Devon Rex’s wide-set eyes and triangular ears will draw your attention, but its quirky antics and sociable disposition will steal your heart. These little felines have a thin, wavy coat that comes in a variety of colors and designs, in addition to their striking facial features.
These cats, which arose from a natural mutation in the early 1960s, have been characterized as “out-of-this-world” in terms of both appearance and behavior.
This breed of cat is thought to have originated in the Devonshire district of England in 1960. A domestic short-haired cat mated with a wild tom cat with an unusual coat curl. The resulting litter produced one curly-coated kitten called Kirlee, who was instantly recognized for his distinctive hair.
Kirlee was bred to female Cornish Rex cats in an attempt to develop kittens with the same coat characteristics as the Cornish Rex breed, believing that the cat shared a similar curly coat gene with the Cornish Rex breed.
The litters, on the other hand, created only kittens with straight coats. Another gene mutation was later found to be responsible for the Devon Rex’s distinctive wavy hair and low-set triangular ears, rendering it a distinct breed.
To retain Kirlee’s natural mutation, a more active breeding programme was established. The first Devon Rex cat was introduced to the United States in 1968, and the breed was officially recognized by the Cat Fanciers Association in 1979.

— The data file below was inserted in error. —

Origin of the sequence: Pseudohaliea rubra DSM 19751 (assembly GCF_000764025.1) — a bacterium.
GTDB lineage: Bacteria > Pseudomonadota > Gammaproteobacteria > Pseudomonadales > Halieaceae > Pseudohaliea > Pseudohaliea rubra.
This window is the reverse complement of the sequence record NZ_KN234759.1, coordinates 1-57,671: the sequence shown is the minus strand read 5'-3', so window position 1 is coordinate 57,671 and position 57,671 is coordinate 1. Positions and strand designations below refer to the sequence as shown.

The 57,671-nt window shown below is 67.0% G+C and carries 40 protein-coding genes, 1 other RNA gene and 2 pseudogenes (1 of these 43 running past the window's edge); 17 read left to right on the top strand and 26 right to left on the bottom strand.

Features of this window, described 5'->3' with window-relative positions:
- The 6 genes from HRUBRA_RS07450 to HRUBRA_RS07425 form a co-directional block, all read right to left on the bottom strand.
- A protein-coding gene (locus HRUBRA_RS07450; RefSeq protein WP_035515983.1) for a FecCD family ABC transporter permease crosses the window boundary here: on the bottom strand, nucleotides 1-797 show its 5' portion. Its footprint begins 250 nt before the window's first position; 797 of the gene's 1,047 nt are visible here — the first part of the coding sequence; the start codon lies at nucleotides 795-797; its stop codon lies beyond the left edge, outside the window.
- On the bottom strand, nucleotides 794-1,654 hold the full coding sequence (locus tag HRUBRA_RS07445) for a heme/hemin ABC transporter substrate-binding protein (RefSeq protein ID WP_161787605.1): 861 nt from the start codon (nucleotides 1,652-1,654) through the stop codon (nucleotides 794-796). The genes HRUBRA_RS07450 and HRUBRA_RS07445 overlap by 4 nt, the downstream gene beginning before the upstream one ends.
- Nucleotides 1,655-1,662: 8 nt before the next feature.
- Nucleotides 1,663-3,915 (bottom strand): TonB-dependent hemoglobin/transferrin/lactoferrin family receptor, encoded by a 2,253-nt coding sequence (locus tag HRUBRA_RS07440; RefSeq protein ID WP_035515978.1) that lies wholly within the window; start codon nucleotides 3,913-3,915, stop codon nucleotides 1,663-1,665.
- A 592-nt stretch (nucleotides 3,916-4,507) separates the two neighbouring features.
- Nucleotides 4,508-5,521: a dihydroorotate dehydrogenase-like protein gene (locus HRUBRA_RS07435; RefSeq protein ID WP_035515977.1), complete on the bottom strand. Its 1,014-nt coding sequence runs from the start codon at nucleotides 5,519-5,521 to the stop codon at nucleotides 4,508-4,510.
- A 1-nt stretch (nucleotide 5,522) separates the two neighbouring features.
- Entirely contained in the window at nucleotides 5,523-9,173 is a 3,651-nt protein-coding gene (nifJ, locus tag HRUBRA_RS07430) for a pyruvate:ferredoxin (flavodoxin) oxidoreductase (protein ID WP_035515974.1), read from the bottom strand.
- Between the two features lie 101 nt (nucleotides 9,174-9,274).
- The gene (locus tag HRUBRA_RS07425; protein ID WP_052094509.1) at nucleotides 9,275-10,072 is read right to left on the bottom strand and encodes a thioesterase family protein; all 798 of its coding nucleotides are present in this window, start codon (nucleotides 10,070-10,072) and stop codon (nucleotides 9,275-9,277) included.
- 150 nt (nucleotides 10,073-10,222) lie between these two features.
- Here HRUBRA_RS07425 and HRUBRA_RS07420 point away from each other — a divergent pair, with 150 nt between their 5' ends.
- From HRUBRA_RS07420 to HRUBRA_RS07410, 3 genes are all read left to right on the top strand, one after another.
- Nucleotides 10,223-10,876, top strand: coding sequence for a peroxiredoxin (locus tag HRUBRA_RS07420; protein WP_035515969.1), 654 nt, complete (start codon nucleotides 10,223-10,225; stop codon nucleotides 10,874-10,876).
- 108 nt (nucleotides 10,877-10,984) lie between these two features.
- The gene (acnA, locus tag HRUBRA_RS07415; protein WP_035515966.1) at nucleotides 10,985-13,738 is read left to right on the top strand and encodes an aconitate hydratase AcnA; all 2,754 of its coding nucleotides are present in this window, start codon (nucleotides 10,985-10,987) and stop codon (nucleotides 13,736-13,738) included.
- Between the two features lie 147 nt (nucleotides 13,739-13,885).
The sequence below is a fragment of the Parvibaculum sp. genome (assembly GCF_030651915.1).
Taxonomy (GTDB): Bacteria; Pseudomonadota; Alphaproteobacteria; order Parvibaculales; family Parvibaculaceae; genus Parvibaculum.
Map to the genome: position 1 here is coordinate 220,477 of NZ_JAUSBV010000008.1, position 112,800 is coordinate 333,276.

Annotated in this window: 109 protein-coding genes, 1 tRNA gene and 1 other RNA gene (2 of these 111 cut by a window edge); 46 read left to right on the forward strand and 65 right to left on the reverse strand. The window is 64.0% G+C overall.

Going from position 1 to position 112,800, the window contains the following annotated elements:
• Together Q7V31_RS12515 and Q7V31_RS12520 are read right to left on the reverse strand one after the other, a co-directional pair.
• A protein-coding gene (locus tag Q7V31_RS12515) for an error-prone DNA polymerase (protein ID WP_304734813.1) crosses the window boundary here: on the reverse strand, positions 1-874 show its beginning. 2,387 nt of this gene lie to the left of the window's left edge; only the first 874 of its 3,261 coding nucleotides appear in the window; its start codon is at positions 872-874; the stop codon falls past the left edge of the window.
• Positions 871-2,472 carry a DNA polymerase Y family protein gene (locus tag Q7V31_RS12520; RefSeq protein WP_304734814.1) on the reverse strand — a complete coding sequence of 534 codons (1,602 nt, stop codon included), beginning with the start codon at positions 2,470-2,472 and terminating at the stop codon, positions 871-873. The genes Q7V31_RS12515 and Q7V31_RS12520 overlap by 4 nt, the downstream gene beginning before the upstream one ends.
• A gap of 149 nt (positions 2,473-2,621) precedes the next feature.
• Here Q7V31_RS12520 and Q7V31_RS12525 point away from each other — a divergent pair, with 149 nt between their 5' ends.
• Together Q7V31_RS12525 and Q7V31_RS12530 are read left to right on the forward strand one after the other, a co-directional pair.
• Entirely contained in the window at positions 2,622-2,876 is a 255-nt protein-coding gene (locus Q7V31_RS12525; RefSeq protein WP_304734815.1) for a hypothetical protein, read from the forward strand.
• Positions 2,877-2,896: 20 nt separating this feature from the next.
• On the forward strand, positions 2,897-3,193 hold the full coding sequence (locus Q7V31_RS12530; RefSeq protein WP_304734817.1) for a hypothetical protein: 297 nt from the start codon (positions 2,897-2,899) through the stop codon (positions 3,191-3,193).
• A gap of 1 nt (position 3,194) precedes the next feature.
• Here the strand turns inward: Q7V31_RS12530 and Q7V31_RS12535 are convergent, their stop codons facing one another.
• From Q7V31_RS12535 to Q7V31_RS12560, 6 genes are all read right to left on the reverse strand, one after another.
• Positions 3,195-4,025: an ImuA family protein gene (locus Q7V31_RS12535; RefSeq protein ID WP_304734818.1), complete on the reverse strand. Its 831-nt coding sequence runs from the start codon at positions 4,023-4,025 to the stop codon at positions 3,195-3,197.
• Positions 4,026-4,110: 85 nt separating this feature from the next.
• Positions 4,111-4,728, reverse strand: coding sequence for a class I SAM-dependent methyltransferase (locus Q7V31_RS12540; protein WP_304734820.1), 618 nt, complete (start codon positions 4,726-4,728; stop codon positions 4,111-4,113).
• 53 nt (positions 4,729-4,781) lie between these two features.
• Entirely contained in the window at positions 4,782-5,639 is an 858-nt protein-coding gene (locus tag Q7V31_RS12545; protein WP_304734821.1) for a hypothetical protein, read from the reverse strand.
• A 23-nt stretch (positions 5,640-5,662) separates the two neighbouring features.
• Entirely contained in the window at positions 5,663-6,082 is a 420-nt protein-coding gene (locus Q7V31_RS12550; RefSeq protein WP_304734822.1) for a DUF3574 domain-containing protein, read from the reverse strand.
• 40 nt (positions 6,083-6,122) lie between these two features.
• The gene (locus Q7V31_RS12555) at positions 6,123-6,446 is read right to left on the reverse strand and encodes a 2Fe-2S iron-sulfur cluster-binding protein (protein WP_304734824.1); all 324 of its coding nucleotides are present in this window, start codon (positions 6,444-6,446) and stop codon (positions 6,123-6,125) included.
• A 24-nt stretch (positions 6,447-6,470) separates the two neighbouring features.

Devon Rex cats have large ears, long skinny tails, and an unusually shaped head with pronounced, slightly jutting features. Over a short muzzle studded with curly whiskers, their wide eyes look out. The Devon’s coat can be as thin as suede or as dense as a riot of fluffy curls.
White, black, cream, red, brown, frost, platinum, fawn, chocolate, chestnut, cinnamon, lavender, champagne, and seal are only a few of the colours available. Their coats can be as simple as a sheet of fuzz, or they can have wavy, fluffy curls. Curly whiskers are present in both combinations.
- Weight: 3 to 4 kg
- Coat length: Short and wavy
- Amount of shedding: Low
- Color: Many varieties
- Pattern: Solid, bicolor, calico. tabby, shaded and tortoiseshell
The Devonshire Rex is one of the most playful cats out there. The Devon owns you, not the other way around. It is fiercely loyal and faithful to its humans. These mischievous little monkeys like to be with you all the time, but they want to perch on their people’s shoulders and supervise, trilling, cooing, and chirping their two cents worth.
Devon Rexs are kittenish their entire lives and form love bonds with every member of their kin. They do not do well when separated from their friends for extended periods of time, but they would gladly welcome another pet as a mate if you are unable to be with them. They are voracious eaters who aren’t afraid to help themselves to your meal or panhandle with the dexterity of a veteran panhandler.
- Lifespan: 9 to 15 years
- Active: High
- Intelligence: High
- Vocalize: Medium
While Devon Rex isn’t known for excessive health ailments, there are several conditions you need to be on alert for. Among the common diseases suffered by this breed are as follows:
- Patellar luxation: A condition where the knee cap rides outside the femoral groove when the knee is flexed
- Hip Dysplasia: A hip socket that doesn’t fully cover the ball portion of the upper thighbone.
- Devon Rex Myopathy: Inherited condition that usually produces symptoms between 3 weeks and 6 months of age. It involve muscle weakness (head and neck muscle)
- Sunburn: Due to short fur and thin coat
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